Aspect-based sentiment analysis, as the name suggests, focuses on specific aspects, helping you achieve a level of granularity that is otherwise difficult to reach. So, answers to questions like, “Why did the sales suddenly drop?” can easily be addressed. Using the results from aspect-based sentiment analysis, companies can interpret customer reactions and swiftly act to improve customer experience, resolve customer issues, and change their market position. American eCommerce and Cloud Computing Company, Amazon, is a classic example of one such company that engages in successful aspect-based sentiment analysis.
The customer analytics platform provides end-to-end support across industries covering data management, reporting, insight generation, predictive modeling, analyzing text data with basic transactional inputs, and much more.
With volumes of unstructured data generated from multiple mediums, every second, companies need to wade through volumes of data and extract useful nuggets. This is extremely time consuming and tedious. Using an effective customer analytics platform, you can simplify the process. Don’t miss this rare opportunity to interact with the experts and transform your business.
About the author(s)
Dinanath (Dina) Kholkar is Vice President & Global Head, Analytics & Insights at Tata Consultancy Services (TCS). In this role, Dina guides some of the world’s best companies in their journeys to unlock the potential of their data through the power of analytics and artificial intelligence (AI) to uncover new business opportunities, drive business growth and increase revenue streams.
Dina advocates ‘data centricity’ as a strategic lever for business growth and transformation and believes that the need of the hour is ‘evangelization’ of data & analytics. His thought leadership in addition to his team’s expertise and collaborative working with customer organizations is empowering them to realize the power of their data in real-time decision making and ensuring success in their Business 4.0 transformation journeys.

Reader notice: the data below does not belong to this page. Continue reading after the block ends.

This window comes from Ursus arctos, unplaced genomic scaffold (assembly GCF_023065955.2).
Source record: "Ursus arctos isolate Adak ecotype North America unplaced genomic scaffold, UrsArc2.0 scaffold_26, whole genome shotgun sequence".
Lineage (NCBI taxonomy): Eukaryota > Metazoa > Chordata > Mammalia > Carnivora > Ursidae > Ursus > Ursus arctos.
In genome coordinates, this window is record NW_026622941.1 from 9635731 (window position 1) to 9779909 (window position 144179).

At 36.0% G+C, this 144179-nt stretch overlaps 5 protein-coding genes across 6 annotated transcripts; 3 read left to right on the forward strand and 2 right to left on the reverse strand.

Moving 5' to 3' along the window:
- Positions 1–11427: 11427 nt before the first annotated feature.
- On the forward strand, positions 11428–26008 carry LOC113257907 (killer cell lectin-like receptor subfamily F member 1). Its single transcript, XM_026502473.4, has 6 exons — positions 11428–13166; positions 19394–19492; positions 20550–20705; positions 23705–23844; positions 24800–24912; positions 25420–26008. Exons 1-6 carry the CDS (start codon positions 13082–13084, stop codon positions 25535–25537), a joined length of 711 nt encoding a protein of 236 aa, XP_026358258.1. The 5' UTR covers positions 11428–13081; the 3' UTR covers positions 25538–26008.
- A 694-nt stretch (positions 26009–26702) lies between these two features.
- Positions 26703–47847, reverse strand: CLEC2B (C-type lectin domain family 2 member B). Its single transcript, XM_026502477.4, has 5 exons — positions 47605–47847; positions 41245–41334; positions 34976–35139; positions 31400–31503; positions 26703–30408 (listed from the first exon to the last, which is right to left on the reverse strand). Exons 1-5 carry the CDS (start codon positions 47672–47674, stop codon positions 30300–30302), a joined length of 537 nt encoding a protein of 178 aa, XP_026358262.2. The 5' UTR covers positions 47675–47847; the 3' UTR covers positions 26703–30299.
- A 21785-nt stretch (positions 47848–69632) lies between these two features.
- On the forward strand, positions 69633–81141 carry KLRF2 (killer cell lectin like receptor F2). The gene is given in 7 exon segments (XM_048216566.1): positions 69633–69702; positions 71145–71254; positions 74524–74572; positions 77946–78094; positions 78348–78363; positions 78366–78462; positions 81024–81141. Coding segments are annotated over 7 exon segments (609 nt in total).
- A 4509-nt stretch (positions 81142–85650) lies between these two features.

With nearly 30 years of industry experience, Dina has held diverse leadership roles across the organization and amplified business value to customer organizations covering all major industries. He was responsible for building TCS’ data warehousing and data mining expertise and laying the foundation for the organization’s Business Intelligence practice. Dina has also led TCS’ Business Process Services (BPS) & Business Analytics units and served as the CEO & Managing Director of TCS eServe.
Dina is a member of the Board of Governors of his alma mater Veermata Jeejabai Technological Institute (VJTI), Mumbai and actively involved in the institute’s modernization journey.
Dina currently resides in Pune, India with his wife, son and parents. Outside of work, Dina currently serves as IEEE Pune Section Chair and provides leadership guidance in the areas of NextGen engineering education, agriculture and open data. He is a sports enthusiast who loves playing badminton and running long-distances. He loves to travel to explore new places and is a passionate photographer.